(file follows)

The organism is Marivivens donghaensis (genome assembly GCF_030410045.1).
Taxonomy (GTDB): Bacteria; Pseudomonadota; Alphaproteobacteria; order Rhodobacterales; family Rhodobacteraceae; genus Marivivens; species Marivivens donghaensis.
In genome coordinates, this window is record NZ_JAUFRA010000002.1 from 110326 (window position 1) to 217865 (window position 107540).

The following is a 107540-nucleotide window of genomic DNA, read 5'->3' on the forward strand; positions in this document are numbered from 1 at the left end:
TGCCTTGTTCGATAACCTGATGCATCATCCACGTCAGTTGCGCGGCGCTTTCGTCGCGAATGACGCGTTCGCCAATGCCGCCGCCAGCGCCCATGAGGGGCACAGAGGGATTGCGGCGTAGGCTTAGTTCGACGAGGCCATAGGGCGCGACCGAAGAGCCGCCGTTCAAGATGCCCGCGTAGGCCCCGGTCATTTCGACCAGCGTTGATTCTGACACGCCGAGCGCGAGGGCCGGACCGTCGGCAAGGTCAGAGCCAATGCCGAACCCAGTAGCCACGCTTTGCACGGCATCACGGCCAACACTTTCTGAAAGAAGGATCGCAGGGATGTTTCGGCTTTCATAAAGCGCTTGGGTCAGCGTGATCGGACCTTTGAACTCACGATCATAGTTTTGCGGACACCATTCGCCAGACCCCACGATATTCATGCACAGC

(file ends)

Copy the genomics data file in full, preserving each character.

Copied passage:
The organism is Marivivens donghaensis (genome assembly GCF_030410045.1).
Taxonomy (GTDB): Bacteria; Pseudomonadota; Alphaproteobacteria; order Rhodobacterales; family Rhodobacteraceae; genus Marivivens; species Marivivens donghaensis.
In genome coordinates, this window is record NZ_JAUFRA010000002.1 from 110326 (window position 1) to 217865 (window position 107540).

The following is a 107540-nucleotide window of genomic DNA, read 5'->3' on the forward strand; positions in this document are numbered from 1 at the left end:
TGCCTTGTTCGATAACCTGATGCATCATCCACGTCAGTTGCGCGGCGCTTTCGTCGCGAATGACGCGTTCGCCAATGCCGCCGCCAGCGCCCATGAGGGGCACAGAGGGATTGCGGCGTAGGCTTAGTTCGACGAGGCCATAGGGCGCGACCGAAGAGCCGCCGTTCAAGATGCCCGCGTAGGCCCCGGTCATTTCGACCAGCGTTGATTCTGACACGCCGAGCGCGAGGGCCGGACCGTCGGCAAGGTCAGAGCCAATGCCGAACCCAGTAGCCACGCTTTGCACGGCATCACGGCCAACACTTTCTGAAAGAAGGATCGCAGGGATGTTTCGGCTTTCATAAAGCGCTTGGGTCAGCGTGATCGGACCTTTGAACTCACGATCATAGTTTTGCGGACACCATTCGCCAGACCCCACGATATTCATGCACAGC